Inouye spirit will live on

HONOLULU — U.S. Sen. Daniel Inouye’s legacy keeps on bearing fruit after his untimely death while in office last December. A new federal and state agreement will help to keep his legacy alive, but more importantly, accurate.

The Library of Congress, based in Washington, D.C., and the University of Hawaii at Manoa announced Monday the establishment of the Daniel K. Inouye Project to honor Inouye’s lifework.

The agreement will provide for the digital exchange of content from the Inouye Congressional Papers and collaboration on projects that promote public understanding of U.S. history and government, UH reported.

“Dan was a man of integrity and was on the front lines of many of our nation’s historical milestones — from World War II to Watergate to civil rights to Iran-Contra — and helped to shape our nation’s ever-evolving democracy.” said Irene Hirano Inouye, the wife of the late senator.

Hirano Inouye added that Inouye’s son, Ken Inouye, and she were “very pleased that through the Daniel K. Inouye Project, his spirit will live on, his values and lessons will live on, for the benefit of the American people.”

The key initiatives of the Daniel K. Inouye Project include establishing a dual digital access program for Inouye’s papers at UH Manoa and the Library of Congress; undertaking an oral history project; and working on a distinguished scholars initiative focusing on topics of national and international interest, according to UH.

“The Library of Congress doesn’t do this often, and we were very, very pleased that after several months of discussion, we were able to have this memorandum of understanding signing,” UH President M.R.C. Greenwood said.

Hirano Inouye said her husband would be “extremely pleased” that his work is being made available to an international audience, and this is the kind of partnership that he would have loved because it connects Hawaii to the nation’s capitol.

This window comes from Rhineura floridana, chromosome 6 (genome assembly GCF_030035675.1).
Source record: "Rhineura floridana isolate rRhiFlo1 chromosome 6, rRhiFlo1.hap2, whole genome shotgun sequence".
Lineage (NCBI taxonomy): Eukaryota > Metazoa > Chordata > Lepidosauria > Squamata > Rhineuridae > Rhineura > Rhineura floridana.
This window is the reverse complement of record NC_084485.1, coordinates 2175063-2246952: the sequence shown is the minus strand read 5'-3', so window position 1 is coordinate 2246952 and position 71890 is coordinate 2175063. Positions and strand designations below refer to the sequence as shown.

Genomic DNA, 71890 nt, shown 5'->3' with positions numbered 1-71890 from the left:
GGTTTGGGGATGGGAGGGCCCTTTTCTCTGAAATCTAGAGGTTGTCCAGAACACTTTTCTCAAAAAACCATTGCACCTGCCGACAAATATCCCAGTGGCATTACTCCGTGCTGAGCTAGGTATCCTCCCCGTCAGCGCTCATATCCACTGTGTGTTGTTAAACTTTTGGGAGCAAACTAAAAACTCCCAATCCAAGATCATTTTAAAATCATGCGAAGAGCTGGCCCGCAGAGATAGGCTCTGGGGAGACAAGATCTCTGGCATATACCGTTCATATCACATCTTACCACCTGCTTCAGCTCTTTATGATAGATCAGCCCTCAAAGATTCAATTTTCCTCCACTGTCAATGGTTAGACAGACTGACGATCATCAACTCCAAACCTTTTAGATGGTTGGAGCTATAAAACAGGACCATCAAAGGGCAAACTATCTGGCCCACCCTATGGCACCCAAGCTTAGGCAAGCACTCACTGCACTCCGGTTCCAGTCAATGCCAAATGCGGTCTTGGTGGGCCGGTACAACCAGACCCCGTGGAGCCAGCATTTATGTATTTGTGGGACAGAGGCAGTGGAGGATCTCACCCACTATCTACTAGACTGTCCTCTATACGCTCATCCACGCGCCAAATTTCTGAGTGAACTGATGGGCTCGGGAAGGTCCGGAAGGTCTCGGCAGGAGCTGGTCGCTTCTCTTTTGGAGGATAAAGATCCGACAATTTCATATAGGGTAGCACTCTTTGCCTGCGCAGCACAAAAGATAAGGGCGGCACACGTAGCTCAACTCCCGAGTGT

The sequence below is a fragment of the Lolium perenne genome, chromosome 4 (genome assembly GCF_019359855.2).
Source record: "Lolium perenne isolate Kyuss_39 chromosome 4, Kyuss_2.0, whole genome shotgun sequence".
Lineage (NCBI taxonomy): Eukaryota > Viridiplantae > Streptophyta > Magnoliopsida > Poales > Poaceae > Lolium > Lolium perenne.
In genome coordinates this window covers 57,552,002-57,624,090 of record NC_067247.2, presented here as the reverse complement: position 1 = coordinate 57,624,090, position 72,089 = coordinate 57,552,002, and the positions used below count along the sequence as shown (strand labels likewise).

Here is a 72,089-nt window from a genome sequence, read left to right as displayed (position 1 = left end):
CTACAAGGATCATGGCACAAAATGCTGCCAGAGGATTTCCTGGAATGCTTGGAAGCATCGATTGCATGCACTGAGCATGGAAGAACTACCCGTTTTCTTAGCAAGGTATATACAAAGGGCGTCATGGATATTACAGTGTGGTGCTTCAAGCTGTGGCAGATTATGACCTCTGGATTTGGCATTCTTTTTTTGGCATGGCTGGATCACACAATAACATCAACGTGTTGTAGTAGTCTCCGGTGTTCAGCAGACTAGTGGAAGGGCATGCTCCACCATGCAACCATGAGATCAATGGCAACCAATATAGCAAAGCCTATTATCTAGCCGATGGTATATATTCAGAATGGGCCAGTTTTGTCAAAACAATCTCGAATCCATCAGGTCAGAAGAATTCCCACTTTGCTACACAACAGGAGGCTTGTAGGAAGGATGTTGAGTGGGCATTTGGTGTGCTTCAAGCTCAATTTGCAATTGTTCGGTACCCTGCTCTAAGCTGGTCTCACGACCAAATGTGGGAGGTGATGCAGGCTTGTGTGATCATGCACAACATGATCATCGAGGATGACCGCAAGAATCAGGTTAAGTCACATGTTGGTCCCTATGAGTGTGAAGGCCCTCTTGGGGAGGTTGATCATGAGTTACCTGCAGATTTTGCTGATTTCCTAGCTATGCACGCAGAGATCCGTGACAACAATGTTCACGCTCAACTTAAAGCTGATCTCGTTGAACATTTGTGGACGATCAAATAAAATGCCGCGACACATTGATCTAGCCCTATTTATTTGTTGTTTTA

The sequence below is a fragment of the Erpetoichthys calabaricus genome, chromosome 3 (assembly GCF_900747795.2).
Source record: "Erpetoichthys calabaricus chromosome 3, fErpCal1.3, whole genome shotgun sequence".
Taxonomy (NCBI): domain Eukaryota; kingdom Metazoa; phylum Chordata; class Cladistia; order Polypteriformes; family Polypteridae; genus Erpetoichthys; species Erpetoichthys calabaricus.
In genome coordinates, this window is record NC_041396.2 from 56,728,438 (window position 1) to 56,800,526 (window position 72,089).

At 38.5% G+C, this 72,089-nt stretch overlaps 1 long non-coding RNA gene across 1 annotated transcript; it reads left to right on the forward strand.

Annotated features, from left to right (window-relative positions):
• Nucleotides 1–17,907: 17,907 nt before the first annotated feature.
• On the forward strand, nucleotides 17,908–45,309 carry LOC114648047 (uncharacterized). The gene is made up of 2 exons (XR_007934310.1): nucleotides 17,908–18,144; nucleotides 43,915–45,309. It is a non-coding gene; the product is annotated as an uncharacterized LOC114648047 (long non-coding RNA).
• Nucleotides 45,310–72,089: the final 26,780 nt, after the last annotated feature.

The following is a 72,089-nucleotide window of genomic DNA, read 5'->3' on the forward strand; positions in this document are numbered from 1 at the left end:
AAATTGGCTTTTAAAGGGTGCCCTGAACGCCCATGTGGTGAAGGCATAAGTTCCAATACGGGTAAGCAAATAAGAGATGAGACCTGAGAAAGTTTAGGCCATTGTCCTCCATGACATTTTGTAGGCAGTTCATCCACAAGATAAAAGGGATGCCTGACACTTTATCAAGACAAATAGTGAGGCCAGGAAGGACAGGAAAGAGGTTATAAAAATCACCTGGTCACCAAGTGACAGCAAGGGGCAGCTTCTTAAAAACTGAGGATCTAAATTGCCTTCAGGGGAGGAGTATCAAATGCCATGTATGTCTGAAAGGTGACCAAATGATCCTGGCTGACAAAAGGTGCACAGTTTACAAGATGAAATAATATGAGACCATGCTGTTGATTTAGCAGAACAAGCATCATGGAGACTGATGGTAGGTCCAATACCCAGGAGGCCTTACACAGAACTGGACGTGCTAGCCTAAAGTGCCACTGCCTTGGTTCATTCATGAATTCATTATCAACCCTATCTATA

“His work spanned certainly work around the globe and many other countries are also interested in what his life had represented,” Hirano Inouye said.

To support the project, a $250,000 check from the Daniel K. Inouye Institute, a program fund of the Hawaii Community Foundation, was presented to UH Manoa Chancellor Tom Apple by Hirano Inouye, Ken Inouye and Hawaii Community Foundation President and CEO Kelvin Taketa.

The Daniel K. Inouye Institute is charged with supporting efforts to carry on the late Senator Inouye’s legacy of serving the public.

“The Inouye Congressional Papers represent one facet of Sen. Inouye’s life,” Apple said. “Other aspects are held within the memories of individuals who knew him and worked beside him.”

This oral history project, he said, will enable the capturing of these memories and, when added to the materials in the dual digital access program, will form the basis of a “living, growing tribute to Sen. Inouye.”

The third initiative of the Daniel K. Inouye Project will include working together on a distinguished scholars initiative focusing on topics of national and international interest.

Even though the late senator, war hero and second longest-serving member of the Senate was known for being against having his name stamped on buildings and other things, the list just keeps adding.

Earlier this year, the Kilauea Lighthouse changed its name to honor the late senator, and the Navy announced it will name a key destroyer after Inouye. Recently, UH announced the naming of four buildings — including Kauai Community College’s Electronics Technology building — to honor Inouye.

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